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GrumpyMountie

Pandemic 1L Ask Me Anything Thread

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Hello,

I know there are a lot of folks keen to come to UVic next year, and probably have questions.

I also assume that, correspondingly, I am not the only 1L who is looking for little tasks to distract them from preparing for mid-terms/finals. (So hopefully I will not be the only 1L who posts here, especially since I'm a mature student who may have different perspectives than most others).

As such, keeping in mind that this year is different than last year and sure to be different from next year as well, go ahead and ask whatever you want!

-GM, UVic 1L

 

 

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Thanks for starting this, @GrumpyMountie  

You said you are a mature student. Did you apply under the discretionary category by any chance? Do you know how many discretionary applicants apply and how many are accepted? 
How are you liking UVic? I hear great things! How do you find the online classes? I imagine it’s a bit of an adjustment. 

Thanks again!

Edited by ThunderStorm

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Hi @ThunderStorm,

1) Despite my advanced years, I applied under the regular category because UVic's GPA calculation was favourable to me (that is, I knew my numbers would be good enough after drops).

2) I don't know how many discretionary applications they might get, but the class profile this year says that 95 people were admitted to the JD via the regular category, and I believe there are about 110 people in the first year JD. 110-95 would suggest that there were 15 discretionary admits this year, though that is an indirect and imperfect calculation, as you can see.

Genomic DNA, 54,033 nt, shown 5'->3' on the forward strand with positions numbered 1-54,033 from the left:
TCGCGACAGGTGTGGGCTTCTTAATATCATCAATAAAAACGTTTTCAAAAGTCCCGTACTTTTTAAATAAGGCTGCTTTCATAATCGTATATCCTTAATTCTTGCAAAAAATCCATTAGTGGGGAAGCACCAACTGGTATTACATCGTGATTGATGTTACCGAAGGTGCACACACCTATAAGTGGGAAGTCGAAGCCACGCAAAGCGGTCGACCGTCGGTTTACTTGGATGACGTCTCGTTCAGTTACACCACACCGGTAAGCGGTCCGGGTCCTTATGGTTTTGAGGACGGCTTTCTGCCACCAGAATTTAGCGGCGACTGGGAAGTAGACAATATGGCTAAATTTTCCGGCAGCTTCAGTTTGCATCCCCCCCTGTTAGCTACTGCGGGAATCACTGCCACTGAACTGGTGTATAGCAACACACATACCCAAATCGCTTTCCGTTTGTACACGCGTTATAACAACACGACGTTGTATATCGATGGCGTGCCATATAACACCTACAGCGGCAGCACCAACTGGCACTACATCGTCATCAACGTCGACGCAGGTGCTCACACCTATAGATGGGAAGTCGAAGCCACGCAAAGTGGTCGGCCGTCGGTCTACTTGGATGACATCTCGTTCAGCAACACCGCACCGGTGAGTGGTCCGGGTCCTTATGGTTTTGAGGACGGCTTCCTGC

3) In a way I am a weird person to start this thread because I am not a great 'fit' for U Vic, to be honest. But I am not very representative of the class as a whole, and I realize that, so... playing the odds... you will probably love it. ;)

4) Though it's the norm to complain, I have to admit that I am quietly loving online classes. Yes, it would be nice to really "see" my classmates, but I am fortunate to have a lovely workspace at home, and the ability to "go to school" without having to leave the house is really nice! This is perhaps amplified as a mature student. I think I might feel more out of place literally sitting in a big room full of 20-somethings; somehow it's less jarring when I'm the only one physically in the room!

-GM

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How do you find being an atypical UVic student effects you? 

I feel I'd also fall into a similar category and am curious how it could affect interactions with other students. 

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39 minutes ago, GrumpyMountie said:

In a way I am a weird person to start this thread because I am not a great 'fit' for U Vic, to be honest. But I am not very representative of the class as a whole, and I realize that, so... playing the odds... you will probably love it.

👀I am curious: (1) what made you choose UVic? and (2) what made you realize you are not a great "fit"?